Reviewed by Mike Goodridge
Dir: Tony Gilroy. US. 2009. 122 mins.
A high-tech romantic thriller set in the little-seen world of corporate espionage, Tony Gilroy's second feature is sophisticated adult entertainment which puts the lazy Ocean's films to shame with its clever writing, lively direction and visual panache. An old-fashioned caper with a refreshingly keen desire to entertain, Duplicity should be a healthy spring hit for Universal and confirm Gilroy as an A-list director of range and stature.
Gilroy's smartest move was reteaming Closer's Clive Owen and Julia Roberts, whose whipsmart back-and-forth repartee and sexy chemistry bring to mind caper couplings of old such as Michael Caine and Shirley MacLaine in Gambit, Steve McQueen and Faye Dunaway in The Thomas Crown Affair or even Cary Grant and Grace Kelly in To Catch A Thief.
Very much a film for grown-ups whose intricate, playfully confusing storyline might prove too baffling for the impatient, Duplicity should nevertheless perform along the lines of other star-driven heist pictures like MGM's Thomas Crown Affair remake (1999; $124m worldwide), Entrapment (1999; $212m), or The Italian Job (2003; $176m). Roberts' box office prowess - although untested since Charlie Wilson's War (2007; $119m) - should compensate for any shortfall in Owen's pulling power as a result of last month's flop The International.
For those expecting Michael Clayton 2, Duplicity will be a disappointment. Although both films are set in corporate New York City, they couldn't be more different in tone, and Duplicity seems to have less interest in painting a scathing portrait of corrupt corporate culture than having fun at its expense.
The conceit here is that a CIA operative and a MI6 agent fall in love, go into the private sector and attempt to pull off a magnificent heist.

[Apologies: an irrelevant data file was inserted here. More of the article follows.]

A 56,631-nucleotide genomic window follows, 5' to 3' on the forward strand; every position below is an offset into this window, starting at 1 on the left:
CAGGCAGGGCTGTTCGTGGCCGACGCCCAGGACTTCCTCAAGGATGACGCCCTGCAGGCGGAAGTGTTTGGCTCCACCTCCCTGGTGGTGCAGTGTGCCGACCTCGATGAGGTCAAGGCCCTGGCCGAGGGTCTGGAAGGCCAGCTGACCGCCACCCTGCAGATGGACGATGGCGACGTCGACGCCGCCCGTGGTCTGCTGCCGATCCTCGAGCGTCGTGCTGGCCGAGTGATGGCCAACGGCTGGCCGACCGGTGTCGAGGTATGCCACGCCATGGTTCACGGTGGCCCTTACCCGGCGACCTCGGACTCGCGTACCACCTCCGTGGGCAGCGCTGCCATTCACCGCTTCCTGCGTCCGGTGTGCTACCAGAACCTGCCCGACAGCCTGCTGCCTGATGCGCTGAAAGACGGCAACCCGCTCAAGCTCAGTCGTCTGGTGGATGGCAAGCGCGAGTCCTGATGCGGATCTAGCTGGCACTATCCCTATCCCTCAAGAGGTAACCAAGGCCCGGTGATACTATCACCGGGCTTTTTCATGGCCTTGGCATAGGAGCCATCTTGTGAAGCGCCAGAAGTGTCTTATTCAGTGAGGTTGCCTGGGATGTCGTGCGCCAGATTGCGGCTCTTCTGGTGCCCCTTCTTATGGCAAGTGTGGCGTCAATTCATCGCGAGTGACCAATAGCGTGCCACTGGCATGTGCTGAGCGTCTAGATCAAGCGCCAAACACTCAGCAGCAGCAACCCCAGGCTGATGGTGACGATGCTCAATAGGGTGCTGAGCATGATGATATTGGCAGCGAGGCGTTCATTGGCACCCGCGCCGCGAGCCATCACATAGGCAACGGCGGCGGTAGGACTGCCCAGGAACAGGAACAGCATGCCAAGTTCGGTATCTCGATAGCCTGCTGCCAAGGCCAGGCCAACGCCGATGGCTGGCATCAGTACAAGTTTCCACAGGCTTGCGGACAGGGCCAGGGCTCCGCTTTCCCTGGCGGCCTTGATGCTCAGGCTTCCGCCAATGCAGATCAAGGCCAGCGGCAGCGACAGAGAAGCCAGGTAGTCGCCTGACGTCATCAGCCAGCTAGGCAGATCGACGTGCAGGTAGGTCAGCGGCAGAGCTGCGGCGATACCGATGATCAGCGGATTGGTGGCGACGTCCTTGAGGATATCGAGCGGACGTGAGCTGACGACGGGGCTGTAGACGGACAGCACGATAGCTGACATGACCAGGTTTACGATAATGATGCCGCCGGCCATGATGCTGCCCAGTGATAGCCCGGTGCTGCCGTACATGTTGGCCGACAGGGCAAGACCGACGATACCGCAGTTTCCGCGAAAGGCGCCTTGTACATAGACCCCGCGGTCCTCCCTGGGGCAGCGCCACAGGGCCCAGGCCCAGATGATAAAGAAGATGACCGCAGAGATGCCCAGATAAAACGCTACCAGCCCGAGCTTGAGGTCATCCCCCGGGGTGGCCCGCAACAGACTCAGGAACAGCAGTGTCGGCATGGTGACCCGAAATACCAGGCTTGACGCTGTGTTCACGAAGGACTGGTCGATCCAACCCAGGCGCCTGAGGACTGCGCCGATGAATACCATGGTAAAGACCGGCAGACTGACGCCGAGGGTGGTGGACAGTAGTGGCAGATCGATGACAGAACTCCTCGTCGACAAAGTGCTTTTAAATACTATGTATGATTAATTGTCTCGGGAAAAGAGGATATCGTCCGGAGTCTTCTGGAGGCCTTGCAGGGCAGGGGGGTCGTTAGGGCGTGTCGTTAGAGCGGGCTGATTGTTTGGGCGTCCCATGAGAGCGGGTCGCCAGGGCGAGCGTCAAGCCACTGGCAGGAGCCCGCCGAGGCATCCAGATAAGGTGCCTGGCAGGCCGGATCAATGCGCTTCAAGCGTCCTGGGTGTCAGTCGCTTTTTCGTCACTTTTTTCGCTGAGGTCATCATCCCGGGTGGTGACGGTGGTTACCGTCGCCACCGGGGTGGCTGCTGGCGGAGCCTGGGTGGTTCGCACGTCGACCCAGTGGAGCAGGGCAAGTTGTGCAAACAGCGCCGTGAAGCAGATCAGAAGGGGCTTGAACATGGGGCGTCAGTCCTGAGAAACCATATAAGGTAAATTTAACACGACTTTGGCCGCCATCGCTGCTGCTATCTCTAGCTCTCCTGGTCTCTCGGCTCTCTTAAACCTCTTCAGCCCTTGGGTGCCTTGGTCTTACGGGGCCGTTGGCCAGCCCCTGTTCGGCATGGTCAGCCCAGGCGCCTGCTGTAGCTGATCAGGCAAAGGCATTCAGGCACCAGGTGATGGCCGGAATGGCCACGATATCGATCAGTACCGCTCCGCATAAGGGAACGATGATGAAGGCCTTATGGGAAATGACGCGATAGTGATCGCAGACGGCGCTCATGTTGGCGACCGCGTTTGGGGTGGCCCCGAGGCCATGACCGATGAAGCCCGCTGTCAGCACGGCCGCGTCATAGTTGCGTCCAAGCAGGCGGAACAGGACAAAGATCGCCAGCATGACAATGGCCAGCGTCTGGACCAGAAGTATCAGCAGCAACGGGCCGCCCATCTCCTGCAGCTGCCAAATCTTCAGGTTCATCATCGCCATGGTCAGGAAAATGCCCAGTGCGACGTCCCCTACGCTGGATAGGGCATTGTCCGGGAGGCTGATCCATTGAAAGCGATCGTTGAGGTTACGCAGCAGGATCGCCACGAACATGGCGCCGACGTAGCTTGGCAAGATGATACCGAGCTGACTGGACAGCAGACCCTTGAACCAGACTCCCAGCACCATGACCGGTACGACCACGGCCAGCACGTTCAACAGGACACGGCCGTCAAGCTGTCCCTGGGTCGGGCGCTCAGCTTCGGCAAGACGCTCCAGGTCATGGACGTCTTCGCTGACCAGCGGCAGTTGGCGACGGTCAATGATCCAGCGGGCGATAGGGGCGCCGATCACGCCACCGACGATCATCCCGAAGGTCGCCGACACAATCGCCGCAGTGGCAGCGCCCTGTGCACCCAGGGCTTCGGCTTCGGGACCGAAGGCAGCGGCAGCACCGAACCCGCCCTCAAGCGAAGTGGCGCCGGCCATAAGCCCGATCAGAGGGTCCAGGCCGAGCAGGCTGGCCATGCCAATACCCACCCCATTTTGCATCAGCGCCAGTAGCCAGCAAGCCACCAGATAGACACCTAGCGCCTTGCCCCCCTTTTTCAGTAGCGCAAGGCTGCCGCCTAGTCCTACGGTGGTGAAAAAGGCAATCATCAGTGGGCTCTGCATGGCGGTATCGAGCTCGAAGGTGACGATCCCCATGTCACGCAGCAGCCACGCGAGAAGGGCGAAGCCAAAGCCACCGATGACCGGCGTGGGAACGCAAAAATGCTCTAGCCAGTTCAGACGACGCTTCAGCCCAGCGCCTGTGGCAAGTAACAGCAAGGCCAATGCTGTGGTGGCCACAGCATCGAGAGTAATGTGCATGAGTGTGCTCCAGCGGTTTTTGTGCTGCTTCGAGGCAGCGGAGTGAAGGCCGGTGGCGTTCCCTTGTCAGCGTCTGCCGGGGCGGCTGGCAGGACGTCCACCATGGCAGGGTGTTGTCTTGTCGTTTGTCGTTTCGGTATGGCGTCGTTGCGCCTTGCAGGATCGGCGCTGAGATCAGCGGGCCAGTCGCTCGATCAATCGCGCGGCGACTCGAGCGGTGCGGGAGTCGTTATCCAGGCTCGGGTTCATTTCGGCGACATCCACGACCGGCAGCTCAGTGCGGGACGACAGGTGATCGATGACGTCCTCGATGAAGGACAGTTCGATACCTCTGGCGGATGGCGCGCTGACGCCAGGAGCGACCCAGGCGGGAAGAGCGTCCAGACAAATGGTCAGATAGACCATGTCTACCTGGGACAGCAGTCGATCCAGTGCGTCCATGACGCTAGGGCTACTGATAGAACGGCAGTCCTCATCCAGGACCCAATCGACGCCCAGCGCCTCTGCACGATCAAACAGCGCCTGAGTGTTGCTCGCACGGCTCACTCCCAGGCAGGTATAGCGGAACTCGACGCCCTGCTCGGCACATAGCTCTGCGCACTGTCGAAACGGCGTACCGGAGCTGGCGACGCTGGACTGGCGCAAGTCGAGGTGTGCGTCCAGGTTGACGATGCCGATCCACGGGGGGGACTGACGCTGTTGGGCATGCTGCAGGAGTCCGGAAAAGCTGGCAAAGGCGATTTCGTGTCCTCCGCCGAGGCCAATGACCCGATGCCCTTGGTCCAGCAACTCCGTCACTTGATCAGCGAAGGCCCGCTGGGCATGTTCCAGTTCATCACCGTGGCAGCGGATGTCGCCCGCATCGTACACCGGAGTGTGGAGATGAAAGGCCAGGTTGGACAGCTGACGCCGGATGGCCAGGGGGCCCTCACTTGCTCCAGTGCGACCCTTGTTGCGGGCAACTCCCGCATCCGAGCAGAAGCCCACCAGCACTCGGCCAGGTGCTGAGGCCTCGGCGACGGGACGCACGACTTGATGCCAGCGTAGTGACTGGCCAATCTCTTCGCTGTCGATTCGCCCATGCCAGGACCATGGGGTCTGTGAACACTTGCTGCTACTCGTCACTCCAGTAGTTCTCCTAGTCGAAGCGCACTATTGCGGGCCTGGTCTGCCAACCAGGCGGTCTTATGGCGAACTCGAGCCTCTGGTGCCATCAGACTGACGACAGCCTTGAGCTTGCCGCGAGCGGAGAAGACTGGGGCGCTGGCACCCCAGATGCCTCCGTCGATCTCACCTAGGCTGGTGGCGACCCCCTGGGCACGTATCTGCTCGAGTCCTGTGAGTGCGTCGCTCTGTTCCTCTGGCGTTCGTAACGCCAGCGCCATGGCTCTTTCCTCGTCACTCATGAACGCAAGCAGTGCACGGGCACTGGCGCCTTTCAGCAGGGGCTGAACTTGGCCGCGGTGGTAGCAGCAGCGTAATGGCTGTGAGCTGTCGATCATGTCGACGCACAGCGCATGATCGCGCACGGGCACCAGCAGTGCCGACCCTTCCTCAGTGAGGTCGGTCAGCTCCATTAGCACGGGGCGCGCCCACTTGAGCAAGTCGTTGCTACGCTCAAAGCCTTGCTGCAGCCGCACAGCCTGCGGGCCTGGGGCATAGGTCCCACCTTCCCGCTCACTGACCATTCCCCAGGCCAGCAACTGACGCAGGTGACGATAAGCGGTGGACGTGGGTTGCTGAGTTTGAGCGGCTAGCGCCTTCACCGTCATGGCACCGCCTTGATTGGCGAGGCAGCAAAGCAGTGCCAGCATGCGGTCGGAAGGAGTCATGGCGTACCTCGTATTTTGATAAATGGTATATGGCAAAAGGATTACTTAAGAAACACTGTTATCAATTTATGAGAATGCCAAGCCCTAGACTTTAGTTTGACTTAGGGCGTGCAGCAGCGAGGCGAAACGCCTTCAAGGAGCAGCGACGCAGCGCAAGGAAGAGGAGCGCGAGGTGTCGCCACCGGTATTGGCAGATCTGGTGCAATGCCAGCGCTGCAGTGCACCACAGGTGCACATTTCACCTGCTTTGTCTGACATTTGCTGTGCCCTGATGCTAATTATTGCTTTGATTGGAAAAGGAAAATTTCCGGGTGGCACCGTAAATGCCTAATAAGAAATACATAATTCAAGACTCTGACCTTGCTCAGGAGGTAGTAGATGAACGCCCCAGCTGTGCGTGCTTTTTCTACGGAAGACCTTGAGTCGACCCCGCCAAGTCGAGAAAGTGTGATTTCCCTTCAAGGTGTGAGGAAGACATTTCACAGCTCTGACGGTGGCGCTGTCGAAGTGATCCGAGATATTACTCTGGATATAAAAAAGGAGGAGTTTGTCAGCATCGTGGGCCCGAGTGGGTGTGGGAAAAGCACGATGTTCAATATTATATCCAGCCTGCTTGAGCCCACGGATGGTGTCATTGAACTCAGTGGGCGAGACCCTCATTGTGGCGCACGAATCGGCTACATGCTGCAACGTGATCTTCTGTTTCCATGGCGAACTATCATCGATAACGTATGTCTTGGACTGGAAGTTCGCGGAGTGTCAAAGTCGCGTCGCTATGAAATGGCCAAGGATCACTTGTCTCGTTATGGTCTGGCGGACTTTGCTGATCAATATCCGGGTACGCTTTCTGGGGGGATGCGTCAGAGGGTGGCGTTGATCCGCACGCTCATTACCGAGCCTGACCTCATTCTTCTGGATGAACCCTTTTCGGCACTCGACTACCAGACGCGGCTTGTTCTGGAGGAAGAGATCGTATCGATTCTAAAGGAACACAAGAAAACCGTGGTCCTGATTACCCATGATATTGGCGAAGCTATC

Clare Stenwick (Roberts) first meets Ray Koval (Owen) in Dubai, seduces him, drugs him and steals some secret documents from him. Once tension from that initial meeting has been diffused, the two start an affair, plot to leave government intelligence behind and position themselves at the heart of a war raging between two cosmetics giants run by feuding CEOs Howard Tully (Wilkinson) and Dick Garsick (Giamatti).
Stenwick gets a job working in Tully's intelligence department, while secretly reporting back to Garsick. Pretending he doesn't know her, Owen secures the job as her handler in the Garsick camp. Their mission is to get their hands on a new formula for a hair-restoring shampoo being secretly developed by Tully and sell it for a fortune to a rival company.
The challenge for the audience here is to work out who is bluffing who, and who is actually in control. But if the plot machinations are ultimately as deceitful as the characters, there is as much entertainment value in seeing Owen and Roberts decide whether they can trust - and indeed love - each other. The actors rise to the occasion. Roberts is no stranger to flirtatious romantic comedy, but Owen is unusually charming here, successfully playing against the humourless, rugged type in which he has been traditionally cast.
As if Gilroy thought the urban New York City locations weren't glamorous enough, he throws in some sun-dappled interludes in Rome and Nassau which befit the global intrigue of the story.
Lisa Roberts Gillan